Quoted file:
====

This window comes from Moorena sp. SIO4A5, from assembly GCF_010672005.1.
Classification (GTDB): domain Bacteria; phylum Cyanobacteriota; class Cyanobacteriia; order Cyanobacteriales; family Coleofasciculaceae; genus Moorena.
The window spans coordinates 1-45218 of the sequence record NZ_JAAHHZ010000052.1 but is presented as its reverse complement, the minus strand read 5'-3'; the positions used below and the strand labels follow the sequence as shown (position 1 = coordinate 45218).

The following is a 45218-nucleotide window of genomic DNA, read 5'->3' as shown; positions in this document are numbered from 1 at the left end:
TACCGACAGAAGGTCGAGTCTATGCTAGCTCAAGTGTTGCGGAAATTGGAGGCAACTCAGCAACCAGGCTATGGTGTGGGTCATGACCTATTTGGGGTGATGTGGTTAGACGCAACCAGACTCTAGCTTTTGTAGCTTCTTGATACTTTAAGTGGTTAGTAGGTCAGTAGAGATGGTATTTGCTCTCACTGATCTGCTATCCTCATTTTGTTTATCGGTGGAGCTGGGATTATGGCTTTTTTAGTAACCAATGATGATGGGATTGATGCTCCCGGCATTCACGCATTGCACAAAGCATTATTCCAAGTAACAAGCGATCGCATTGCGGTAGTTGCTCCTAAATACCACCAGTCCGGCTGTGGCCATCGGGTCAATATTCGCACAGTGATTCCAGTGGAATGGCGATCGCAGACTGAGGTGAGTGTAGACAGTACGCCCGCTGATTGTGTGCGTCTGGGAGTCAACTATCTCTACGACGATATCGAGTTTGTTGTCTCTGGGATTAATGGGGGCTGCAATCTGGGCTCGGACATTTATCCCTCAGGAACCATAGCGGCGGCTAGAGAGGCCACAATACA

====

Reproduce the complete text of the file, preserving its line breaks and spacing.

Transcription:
This window comes from Moorena sp. SIO4A5, from assembly GCF_010672005.1.
Classification (GTDB): domain Bacteria; phylum Cyanobacteriota; class Cyanobacteriia; order Cyanobacteriales; family Coleofasciculaceae; genus Moorena.
The window spans coordinates 1-45218 of the sequence record NZ_JAAHHZ010000052.1 but is presented as its reverse complement, the minus strand read 5'-3'; the positions used below and the strand labels follow the sequence as shown (position 1 = coordinate 45218).

The following is a 45218-nucleotide window of genomic DNA, read 5'->3' as shown; positions in this document are numbered from 1 at the left end:
TACCGACAGAAGGTCGAGTCTATGCTAGCTCAAGTGTTGCGGAAATTGGAGGCAACTCAGCAACCAGGCTATGGTGTGGGTCATGACCTATTTGGGGTGATGTGGTTAGACGCAACCAGACTCTAGCTTTTGTAGCTTCTTGATACTTTAAGTGGTTAGTAGGTCAGTAGAGATGGTATTTGCTCTCACTGATCTGCTATCCTCATTTTGTTTATCGGTGGAGCTGGGATTATGGCTTTTTTAGTAACCAATGATGATGGGATTGATGCTCCCGGCATTCACGCATTGCACAAAGCATTATTCCAAGTAACAAGCGATCGCATTGCGGTAGTTGCTCCTAAATACCACCAGTCCGGCTGTGGCCATCGGGTCAATATTCGCACAGTGATTCCAGTGGAATGGCGATCGCAGACTGAGGTGAGTGTAGACAGTACGCCCGCTGATTGTGTGCGTCTGGGAGTCAACTATCTCTACGACGATATCGAGTTTGTTGTCTCTGGGATTAATGGGGGCTGCAATCTGGGCTCGGACATTTATCCCTCAGGAACCATAGCGGCGGCTAGAGAGGCCACAATACA